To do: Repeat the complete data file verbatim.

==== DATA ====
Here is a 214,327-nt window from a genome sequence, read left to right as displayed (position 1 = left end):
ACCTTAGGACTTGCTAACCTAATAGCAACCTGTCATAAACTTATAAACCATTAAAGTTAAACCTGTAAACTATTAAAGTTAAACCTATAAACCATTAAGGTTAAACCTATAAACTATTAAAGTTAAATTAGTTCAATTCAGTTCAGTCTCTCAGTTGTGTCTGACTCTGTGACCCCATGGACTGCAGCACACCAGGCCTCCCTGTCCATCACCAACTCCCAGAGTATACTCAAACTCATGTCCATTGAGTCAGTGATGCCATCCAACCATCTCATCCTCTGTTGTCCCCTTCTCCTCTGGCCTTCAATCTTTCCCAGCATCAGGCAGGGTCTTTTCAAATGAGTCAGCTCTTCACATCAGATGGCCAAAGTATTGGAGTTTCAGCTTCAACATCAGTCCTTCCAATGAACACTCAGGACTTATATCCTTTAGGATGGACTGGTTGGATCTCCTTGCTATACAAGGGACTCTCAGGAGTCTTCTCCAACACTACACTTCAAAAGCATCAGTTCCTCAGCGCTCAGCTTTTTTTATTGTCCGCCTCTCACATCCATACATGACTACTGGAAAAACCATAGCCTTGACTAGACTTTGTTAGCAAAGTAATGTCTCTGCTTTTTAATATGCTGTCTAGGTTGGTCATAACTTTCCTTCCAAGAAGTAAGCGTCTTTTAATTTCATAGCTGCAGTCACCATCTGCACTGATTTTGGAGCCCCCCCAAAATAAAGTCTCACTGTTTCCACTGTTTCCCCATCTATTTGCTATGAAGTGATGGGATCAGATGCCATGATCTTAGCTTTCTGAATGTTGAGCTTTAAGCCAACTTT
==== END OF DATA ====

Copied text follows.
Here is a 214,327-nt window from a genome sequence, read left to right as displayed (position 1 = left end):
ACCTTAGGACTTGCTAACCTAATAGCAACCTGTCATAAACTTATAAACCATTAAAGTTAAACCTGTAAACTATTAAAGTTAAACCTATAAACCATTAAGGTTAAACCTATAAACTATTAAAGTTAAATTAGTTCAATTCAGTTCAGTCTCTCAGTTGTGTCTGACTCTGTGACCCCATGGACTGCAGCACACCAGGCCTCCCTGTCCATCACCAACTCCCAGAGTATACTCAAACTCATGTCCATTGAGTCAGTGATGCCATCCAACCATCTCATCCTCTGTTGTCCCCTTCTCCTCTGGCCTTCAATCTTTCCCAGCATCAGGCAGGGTCTTTTCAAATGAGTCAGCTCTTCACATCAGATGGCCAAAGTATTGGAGTTTCAGCTTCAACATCAGTCCTTCCAATGAACACTCAGGACTTATATCCTTTAGGATGGACTGGTTGGATCTCCTTGCTATACAAGGGACTCTCAGGAGTCTTCTCCAACACTACACTTCAAAAGCATCAGTTCCTCAGCGCTCAGCTTTTTTTATTGTCCGCCTCTCACATCCATACATGACTACTGGAAAAACCATAGCCTTGACTAGACTTTGTTAGCAAAGTAATGTCTCTGCTTTTTAATATGCTGTCTAGGTTGGTCATAACTTTCCTTCCAAGAAGTAAGCGTCTTTTAATTTCATAGCTGCAGTCACCATCTGCACTGATTTTGGAGCCCCCCCAAAATAAAGTCTCACTGTTTCCACTGTTTCCCCATCTATTTGCTATGAAGTGATGGGATCAGATGCCATGATCTTAGCTTTCTGAATGTTGAGCTTTAAGCCAACTTT